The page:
Healthcare Linens: Should You Outsource Service or Keep On-Premise?

Updated on November 2, 2012

This article outlines key factors to consider before outsourcing linen service.

By Joe Shough

The business of healthcare is becoming more complex with each passing year. But there are a few critical aspects of running a hospital, clinic or nursing facility that should not be complicated, such as securing electricity, water and linens. You count on the power and water company to deliver quality service on a consistent basis and at a reasonable cost. The same can be said for healthcare linens.

It’s only when these critical services aren’t available as needed, lack quality or cost too much that they come under scrutiny, as they should!

Outsourcing Linen Can Bring Significant Savings

As healthcare reimbursements decline and costs increase, I have observed that many healthcare organizations can achieve significant savings by partnering with a linen expert and outsourcing their service. This article outlines key factors to consider if your organization is evaluating the pros and cons of outsourcing laundry operations.

Know Your True Costs 

Many healthcare organizations do an excellent job of processing linen in-house. But is an on-premise laundry cost effective to operate? Each organization is unique, but to determine how cost effective your laundry operations are, step one is to gather cost data on the following:

  • Labor and benefits (management and hourly),
  • Administrative and overhead costs,
  • Taxes. licenses and permits,
  • Capital expenditures on equipment and machinery,
  • Maintenance and engineering expertise,
  • Chemicals for laundering,
  • Purchase of linens and garments,
  • Utilities (water, electricity, gas), and
  • Insurance.

In some cases, it may be difficult to secure all of this data. But gather what you can. Or begin collecting this data for three to six months. This will give you a good benchmark when comparing outsource options.

Consider, ‘What if?’ The Costs of Space and Insurance

In addition to knowing your costs, consider what your organization might do with the additional space now used by the laundry. Does your organization need more space? Would additional space allow your facility to generate more revenue?

Another “What if,” to consider is the cost of your insurance. Would eliminating the laundry (and any associated risk of fire and employee injury), help reduce insurance costs and workers compensation claims?

Quality, Economies of Scale and Sustainable Operations

Are you happy with the quality of your healthcare linen? Every organization demands good quality linen delivered to floors on time and in the quantities ordered. After all, whether a hospital, clinic or nursing home, you are entrusted with the care of people in your community. It is your job to ensure their comfort and provide linens that are hygienically clean. Key questions to consider:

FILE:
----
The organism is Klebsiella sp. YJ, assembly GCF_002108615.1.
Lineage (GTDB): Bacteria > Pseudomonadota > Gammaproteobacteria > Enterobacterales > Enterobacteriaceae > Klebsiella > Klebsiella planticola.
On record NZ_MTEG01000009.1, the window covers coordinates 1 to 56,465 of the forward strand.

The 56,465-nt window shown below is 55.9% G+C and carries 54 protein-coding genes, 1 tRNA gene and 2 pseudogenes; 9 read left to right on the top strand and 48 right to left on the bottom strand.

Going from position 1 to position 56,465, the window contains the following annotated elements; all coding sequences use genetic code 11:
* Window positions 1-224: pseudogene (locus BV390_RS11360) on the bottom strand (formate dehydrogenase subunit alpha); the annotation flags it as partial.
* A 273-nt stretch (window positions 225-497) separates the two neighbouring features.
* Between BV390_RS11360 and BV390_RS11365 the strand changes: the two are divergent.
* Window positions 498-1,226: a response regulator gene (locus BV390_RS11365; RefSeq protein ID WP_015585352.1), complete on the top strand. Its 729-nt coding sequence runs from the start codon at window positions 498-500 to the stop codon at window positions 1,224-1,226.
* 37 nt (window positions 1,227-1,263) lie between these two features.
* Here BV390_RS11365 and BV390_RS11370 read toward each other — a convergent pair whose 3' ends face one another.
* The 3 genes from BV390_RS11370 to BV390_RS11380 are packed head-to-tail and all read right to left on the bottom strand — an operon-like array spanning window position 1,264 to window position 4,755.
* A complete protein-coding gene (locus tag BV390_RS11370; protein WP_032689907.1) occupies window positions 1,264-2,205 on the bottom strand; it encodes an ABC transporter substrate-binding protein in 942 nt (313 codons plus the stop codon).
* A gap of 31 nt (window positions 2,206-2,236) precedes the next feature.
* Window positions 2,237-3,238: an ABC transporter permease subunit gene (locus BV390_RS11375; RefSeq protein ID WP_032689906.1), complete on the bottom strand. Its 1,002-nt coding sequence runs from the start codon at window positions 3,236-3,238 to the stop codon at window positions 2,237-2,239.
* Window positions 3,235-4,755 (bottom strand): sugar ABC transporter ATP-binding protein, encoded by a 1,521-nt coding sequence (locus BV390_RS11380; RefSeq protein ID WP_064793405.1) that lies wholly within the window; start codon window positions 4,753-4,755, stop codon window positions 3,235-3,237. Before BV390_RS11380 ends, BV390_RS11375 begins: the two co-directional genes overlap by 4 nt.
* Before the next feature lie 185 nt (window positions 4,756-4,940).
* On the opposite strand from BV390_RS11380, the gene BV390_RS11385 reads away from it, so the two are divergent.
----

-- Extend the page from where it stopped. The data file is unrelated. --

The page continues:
• Is your laundry certified or accredited as meeting the highest industry standards for processing healthcare textiles? In an era when fighting MRSA and C-Diff is an ongoing battle, you deserve the peace of mind that all precautions are being taken in processing laundry to keep it hygienically clean.
  • Does your equipment allow consistent quality? Do you operate an ironer, which provides a nice finish?
  • Is your equipment able to efficiently use water, electricity and chemicals for maximum cost savings and to support sustainable (Green) operations? Traditional washers can use as much as 2.5 to 4 gallons of water per pound of linen. In comparison, tunnel washers use less than a gallon of water (.7 gallons). Tunnel washers are made to reuse water, reclaim heat and conserve chemicals. Every healthcare laundry, with sufficient volume, should have one. And that’s the catch. Tunnel washers and other pieces of high-efficiency equipment and processing systems are expensive and only cost effective if your linen volume is large.

The Decision Is Individual

My goal has been to outline key factors to consider when evaluating the cost effectiveness of processing linen in house. Because each organization is different in size and the type of laundry it operates, the decision to outsource is an individual one. Only you can determine if outsourcing linen service is an opportunity to secure cost savings.

Joe Shough is the Director of Business Development for Paris Healthcare Linen Services, a division of Paris Companies. The company serves the Mid-Atlantic region and has healthcare operations in DuBois, Pittsburg and Williamsport, Pa., as well as in Ravenna, Ohio. Shough began his career in the textile services industry on the operations side of the business, working as a supervisor and general manager for a large national company. In 2006, Shough joined Paris Healthcare to manage business development and work closely with the Paris customer service team. He has been involved in adding more than 80 new hospital and nursing home client partners in recent years.

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